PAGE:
In particular, I paid attention to the "cautions" and the challenges or "inconveniences" of each of these layers of spiritual development and belonging. I also emphasized the word "belonging" by breaking that word apart:
BE ... LONGING,
- Be longing for one another;
- Be longing for Quakerism; and
- BE longing for God.
NOTE: In the chart, I use the notation TG, in brackets, to refer to language used by Tom Gates in his pamphlet.
(UPDATE: If you have trouble viewing the chart below, or to view a more extensive version of this chart, click here.)
|TOPIC||Belong to one another||Belong to Quakerism||Belong to God|
|WELCOME & ACCEPTANCE [TG]||Provide and request care and nurture; be curious about the movement of the Spirit, of Love, in one another's lives|
|SHARED VALUES [TG]||Act together and reflect together on the Root and fruit of the Testimonies, on indiv and corporate levels; commit to engage in Quaker practices and disciplines||Maintain Love at the center of our life and faith; wait upon the Light in times of difficulty|
|TRANSFORMATION [TG]||Share our ministries, leadings, and struggles with one another; be vulnerable with each other and bear witness to the transformation of one another||Be willing to seek new Light in difficult times and from difficult people; be willing to labor with others||Be willing to wrestle with God; be willing to grow into our measure of Light|
|OBEDIENCE [TG]||"Exhort one another daily" to be faithful to how we are called||Test our leadings with one another; provide mutual accountability and mutual encouragement||Engage in faithfulness and a humble obedience; be willing to yield|
|CAUTION||Feeling accepted does not provide an automatic "in" for membership; feeling accepted does not mean individualism and secularism should replace tending to the Root and minding the Light||Can the Meeting allow itself to grow because of a Friend's ministry/new Light? "what is important is not how far one has traveled, but rather one's commitment to travel this particular path we call Quakerism" [TG, p. 36]||Can the Meeting allow its members to grow beyond the confines of the Meeting; can we avoid pressuring one another to conform to the Meeting's "culture"?|
|CHALLENGE||Inconvenience ourselves to make time for others||Inconvenience ourselves to uphold Quaker practices and to grow as a Meeting||Inconvenience ourselves to receive God's love, to be broken open, to be obedient to God's call|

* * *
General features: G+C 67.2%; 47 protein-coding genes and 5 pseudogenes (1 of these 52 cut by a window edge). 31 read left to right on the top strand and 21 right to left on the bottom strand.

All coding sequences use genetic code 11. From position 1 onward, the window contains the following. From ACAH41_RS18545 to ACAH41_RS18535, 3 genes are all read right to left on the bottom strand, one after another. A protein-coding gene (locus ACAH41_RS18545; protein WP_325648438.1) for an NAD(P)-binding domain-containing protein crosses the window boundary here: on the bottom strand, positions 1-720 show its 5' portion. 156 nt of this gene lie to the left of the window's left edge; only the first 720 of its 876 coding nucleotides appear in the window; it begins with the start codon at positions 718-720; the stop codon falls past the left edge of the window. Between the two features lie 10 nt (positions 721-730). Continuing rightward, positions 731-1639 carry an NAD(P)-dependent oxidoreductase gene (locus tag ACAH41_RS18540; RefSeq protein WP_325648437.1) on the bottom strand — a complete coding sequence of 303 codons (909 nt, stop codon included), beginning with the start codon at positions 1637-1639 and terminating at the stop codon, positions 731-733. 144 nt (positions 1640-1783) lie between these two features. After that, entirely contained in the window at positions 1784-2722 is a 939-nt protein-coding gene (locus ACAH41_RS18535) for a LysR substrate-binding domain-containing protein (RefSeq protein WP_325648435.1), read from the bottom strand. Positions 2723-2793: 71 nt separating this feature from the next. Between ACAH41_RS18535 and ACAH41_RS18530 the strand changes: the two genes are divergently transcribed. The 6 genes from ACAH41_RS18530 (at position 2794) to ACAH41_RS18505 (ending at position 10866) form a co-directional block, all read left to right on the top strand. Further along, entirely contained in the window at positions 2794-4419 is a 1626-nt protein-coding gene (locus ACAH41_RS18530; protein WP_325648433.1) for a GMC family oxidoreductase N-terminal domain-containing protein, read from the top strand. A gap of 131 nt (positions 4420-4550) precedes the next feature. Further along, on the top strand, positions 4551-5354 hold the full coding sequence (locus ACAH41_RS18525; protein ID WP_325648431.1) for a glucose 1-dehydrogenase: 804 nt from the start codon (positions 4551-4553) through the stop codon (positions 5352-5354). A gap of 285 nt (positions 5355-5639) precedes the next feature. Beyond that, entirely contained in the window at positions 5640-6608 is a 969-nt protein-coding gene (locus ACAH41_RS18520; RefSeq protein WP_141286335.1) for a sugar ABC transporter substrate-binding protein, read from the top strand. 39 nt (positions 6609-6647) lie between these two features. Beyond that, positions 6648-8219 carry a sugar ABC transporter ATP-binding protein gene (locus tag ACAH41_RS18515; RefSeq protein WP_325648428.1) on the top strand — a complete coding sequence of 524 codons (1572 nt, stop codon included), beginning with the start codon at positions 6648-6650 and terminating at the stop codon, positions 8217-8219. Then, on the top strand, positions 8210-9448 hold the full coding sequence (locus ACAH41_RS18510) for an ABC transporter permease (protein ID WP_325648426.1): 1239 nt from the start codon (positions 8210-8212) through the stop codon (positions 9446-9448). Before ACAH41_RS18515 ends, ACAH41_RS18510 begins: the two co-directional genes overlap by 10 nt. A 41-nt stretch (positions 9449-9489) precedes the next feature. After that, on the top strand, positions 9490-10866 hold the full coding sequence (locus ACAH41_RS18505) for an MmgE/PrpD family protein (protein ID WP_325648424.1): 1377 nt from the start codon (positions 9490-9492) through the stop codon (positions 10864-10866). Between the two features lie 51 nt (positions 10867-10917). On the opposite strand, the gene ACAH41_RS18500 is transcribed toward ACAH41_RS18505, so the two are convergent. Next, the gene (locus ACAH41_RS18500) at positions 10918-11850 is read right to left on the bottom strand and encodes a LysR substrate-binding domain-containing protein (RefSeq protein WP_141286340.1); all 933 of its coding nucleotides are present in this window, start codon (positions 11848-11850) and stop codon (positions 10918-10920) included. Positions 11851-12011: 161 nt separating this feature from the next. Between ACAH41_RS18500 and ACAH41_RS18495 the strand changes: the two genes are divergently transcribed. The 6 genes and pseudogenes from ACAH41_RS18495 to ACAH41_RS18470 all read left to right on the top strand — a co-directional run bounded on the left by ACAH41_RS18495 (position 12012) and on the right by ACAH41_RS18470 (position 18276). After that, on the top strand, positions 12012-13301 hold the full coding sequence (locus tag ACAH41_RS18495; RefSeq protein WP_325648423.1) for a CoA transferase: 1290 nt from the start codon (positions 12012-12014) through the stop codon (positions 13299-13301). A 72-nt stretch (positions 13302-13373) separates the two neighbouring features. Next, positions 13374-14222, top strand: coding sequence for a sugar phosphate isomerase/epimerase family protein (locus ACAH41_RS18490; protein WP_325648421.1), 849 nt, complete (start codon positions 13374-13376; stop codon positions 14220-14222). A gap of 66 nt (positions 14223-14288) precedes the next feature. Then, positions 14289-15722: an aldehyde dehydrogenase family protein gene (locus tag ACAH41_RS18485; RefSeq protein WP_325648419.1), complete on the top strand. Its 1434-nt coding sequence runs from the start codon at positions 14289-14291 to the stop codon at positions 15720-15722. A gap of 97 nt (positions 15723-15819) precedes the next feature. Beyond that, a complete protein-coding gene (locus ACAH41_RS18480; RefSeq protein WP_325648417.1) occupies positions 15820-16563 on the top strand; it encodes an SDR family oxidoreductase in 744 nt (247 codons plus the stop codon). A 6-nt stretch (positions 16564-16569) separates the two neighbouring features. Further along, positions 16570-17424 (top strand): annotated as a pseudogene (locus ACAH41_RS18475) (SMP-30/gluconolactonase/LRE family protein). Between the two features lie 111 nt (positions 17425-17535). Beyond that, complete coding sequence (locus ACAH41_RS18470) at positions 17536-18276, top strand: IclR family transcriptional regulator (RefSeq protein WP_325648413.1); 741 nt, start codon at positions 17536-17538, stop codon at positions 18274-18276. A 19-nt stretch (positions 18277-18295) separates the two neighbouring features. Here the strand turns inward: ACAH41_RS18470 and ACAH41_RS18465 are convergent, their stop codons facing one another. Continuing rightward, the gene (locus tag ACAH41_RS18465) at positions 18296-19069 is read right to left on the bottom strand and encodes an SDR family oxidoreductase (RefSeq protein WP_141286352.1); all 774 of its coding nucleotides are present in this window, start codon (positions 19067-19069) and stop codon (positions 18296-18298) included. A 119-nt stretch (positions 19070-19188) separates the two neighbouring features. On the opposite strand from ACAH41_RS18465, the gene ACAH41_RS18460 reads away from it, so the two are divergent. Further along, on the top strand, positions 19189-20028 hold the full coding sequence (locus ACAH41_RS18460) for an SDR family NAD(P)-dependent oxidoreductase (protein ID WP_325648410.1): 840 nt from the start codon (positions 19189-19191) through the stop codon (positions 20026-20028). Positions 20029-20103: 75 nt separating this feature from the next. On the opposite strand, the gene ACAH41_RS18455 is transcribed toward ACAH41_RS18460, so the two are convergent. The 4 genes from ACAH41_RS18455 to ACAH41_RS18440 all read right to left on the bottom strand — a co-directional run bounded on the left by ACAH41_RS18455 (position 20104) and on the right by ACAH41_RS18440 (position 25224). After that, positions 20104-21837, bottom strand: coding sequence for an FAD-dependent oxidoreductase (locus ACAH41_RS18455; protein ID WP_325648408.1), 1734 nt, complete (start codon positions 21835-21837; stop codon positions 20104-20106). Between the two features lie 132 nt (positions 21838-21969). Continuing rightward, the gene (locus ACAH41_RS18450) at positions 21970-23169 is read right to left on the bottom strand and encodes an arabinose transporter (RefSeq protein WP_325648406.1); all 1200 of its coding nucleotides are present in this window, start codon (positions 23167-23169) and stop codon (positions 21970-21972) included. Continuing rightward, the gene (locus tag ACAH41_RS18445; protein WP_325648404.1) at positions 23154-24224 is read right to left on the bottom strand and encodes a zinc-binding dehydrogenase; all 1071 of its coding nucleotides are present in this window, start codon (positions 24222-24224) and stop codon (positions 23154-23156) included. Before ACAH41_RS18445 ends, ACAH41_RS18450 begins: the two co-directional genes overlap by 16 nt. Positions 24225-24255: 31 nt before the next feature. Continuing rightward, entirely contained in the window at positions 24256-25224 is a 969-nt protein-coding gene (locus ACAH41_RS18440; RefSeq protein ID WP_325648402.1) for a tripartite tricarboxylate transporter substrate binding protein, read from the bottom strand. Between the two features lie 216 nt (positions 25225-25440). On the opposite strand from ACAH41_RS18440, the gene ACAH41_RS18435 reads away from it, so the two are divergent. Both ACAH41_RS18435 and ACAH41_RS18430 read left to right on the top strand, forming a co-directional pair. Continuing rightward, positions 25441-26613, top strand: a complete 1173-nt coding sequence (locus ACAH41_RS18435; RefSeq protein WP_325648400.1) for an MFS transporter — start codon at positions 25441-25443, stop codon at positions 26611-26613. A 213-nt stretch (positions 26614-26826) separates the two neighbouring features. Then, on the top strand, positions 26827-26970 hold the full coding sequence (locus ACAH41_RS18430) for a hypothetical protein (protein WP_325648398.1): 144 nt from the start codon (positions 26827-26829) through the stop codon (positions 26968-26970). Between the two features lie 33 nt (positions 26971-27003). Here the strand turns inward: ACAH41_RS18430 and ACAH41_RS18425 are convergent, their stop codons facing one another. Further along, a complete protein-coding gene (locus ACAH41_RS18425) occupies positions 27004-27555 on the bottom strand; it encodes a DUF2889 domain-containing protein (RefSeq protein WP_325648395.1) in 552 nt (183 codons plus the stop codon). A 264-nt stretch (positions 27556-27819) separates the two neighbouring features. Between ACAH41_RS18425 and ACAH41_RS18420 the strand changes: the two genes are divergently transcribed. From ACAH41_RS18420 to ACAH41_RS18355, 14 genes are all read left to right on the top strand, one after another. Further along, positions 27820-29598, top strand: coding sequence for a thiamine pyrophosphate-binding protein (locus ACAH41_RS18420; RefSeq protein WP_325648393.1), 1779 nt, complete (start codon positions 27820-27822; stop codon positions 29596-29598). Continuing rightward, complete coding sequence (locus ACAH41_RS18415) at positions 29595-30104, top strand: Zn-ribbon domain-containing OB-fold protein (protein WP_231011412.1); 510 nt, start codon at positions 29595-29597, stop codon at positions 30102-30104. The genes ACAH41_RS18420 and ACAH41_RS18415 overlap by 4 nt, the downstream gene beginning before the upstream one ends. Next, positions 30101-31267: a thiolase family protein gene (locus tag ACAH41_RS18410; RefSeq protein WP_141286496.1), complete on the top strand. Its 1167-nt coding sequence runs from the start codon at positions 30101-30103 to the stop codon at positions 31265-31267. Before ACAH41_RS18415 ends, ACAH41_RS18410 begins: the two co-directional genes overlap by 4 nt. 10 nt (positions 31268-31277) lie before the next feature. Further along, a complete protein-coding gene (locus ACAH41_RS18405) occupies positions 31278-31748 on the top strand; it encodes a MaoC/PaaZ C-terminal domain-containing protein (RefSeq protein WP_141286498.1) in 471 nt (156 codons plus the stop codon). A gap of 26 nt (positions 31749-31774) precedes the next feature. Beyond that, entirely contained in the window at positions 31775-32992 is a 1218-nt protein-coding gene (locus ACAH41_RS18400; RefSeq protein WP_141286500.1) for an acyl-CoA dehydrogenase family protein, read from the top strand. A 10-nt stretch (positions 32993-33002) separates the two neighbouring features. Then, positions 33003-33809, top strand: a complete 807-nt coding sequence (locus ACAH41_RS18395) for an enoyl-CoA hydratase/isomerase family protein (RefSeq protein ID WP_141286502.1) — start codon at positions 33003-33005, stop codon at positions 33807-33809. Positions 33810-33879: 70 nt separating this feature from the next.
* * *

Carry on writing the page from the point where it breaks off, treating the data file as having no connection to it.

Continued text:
The queries I shared
What new ministries or new messages are emerging, or are struggling to emerge in the meeting? Who is carrying them? Are the Friends who resist the new Light being held in Love? How ready is the meeting to outgrow its old skin? Can the meeting allow its members to grow beyond the abilities and even the identity or culture of the meeting? What would help?
What ministries have long-time Friends brought into the current life of the meeting? What of their Light and spiritual gifts still needs attention and nurture? Can the meeting live into the tension between supporting the emerging ministries and laying down the ones that may be outliving their usefulness, and can that be done with compassion and care for all involved? Can the meeting embrace both fresh and “institutionalized” perspectives, allowing each to inform the other? Does the meeting grieve together what was, in fair balance with rejoicing what is being birthed?
What would it mean if we saw Quakers as one family? How do we wish to treat our younger and older brothers and sisters? Do we feel like we belong to one another, that we belong to God? What would help?
If your meeting and you heard that Quakerism offers you and the meeting more than what you and the meeting are currently experiencing, would you be interested? Would your meeting be interested? When has God called you to be More than Who You Are, and to what extent were you able to live into that call? Are you willing to let go of “your version” of Quakerism to discover how else the Spirit is moving through Friends?
As always, thanks for reading me.